Only 14 years after most of the Choctaw people were forcibly relocated in the Trail of Tears, the tribe, though they had little to give, donated $170 (over $5,000 today), to victims of the Potato Famine in Ireland. The generosity created a bond between the two peoples that lasts to today. In 2018, Ireland created a scholarship for Choctaw youth, saying to them, “your act of kindness has never been, and never will be, forgotten in Ireland.”
The Trail of Tears was disastrous for the Choctaw. They ceded nearly 11,000,000 acres.
Before the removals, Choctaw George W. Harkins (Choctaw) wrote a letter to the American people:
We go forth sorrowful, knowing that wrong has been done … Here is the land of our progenitors, and here are their bones; they left them as a sacred deposit … it dear to us, yet we cannot stay, my people is dear to me, with them I must go … my destiny is cast among the Choctaw people. If they suffer, so will I; if they prosper, then will I rejoice. Let me again ask you to regard us with feelings of kindness.
The Potato Famine in Ireland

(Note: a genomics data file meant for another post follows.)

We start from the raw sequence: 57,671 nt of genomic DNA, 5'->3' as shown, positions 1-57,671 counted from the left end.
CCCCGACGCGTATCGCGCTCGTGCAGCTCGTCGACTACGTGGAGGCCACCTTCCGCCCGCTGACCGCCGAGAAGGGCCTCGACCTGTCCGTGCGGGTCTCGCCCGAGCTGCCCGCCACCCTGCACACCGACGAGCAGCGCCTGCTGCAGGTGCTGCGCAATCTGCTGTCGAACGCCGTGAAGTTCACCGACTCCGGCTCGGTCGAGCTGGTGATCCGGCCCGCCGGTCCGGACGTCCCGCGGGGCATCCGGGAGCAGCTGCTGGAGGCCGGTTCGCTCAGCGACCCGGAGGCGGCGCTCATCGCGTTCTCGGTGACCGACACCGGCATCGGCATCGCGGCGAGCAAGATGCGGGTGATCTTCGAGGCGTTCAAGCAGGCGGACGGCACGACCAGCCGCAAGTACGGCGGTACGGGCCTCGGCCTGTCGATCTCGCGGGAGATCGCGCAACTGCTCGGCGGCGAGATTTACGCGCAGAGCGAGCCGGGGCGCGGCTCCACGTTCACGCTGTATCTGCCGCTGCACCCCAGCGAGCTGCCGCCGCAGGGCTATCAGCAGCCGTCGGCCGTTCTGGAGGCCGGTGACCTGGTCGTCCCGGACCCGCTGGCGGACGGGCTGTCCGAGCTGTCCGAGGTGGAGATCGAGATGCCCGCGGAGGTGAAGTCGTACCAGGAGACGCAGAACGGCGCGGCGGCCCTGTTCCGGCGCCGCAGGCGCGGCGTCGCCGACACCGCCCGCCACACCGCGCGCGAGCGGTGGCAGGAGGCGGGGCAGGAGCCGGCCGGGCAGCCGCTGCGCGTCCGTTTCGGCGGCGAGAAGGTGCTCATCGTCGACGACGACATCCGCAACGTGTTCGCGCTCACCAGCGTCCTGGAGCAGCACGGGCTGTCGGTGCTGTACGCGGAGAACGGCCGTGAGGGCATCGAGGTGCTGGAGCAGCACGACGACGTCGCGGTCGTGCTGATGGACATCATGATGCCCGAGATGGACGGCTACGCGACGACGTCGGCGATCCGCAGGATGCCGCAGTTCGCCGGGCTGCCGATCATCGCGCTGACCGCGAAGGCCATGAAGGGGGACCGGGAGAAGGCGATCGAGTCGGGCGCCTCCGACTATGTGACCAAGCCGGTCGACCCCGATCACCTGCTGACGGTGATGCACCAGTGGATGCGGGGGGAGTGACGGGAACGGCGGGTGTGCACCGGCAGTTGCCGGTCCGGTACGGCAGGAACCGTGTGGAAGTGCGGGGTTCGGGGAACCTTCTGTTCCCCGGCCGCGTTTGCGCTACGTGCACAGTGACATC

In 1845, reports began circulating of a potential potato famine in Ireland.
This prompted calls for American to donate and help the cause, as many Americans were Irish immigrants. President Andrew Jackson, who encouraged the Trail of Tears, had parents from Northern Ireland.
When the Choctaw were asked to donate, it was surely doubtful that such a devastated group would want to help the Irish, with familial links to the very people who caused the devastation.
But they did. The Choctaw made a major donation (well over $5,000 in today’s currency). And they had very little to part with.
A lasting bond
Today, the bond created by this act of generosity continues. In 2017, Ireland erected a statue in honor of the Choctaw, and in 2018, the Prime Minister set up a Choctaw youth scholarship.
A weekly newsletter for History Buffs like you. Once a week. Cool stuff only.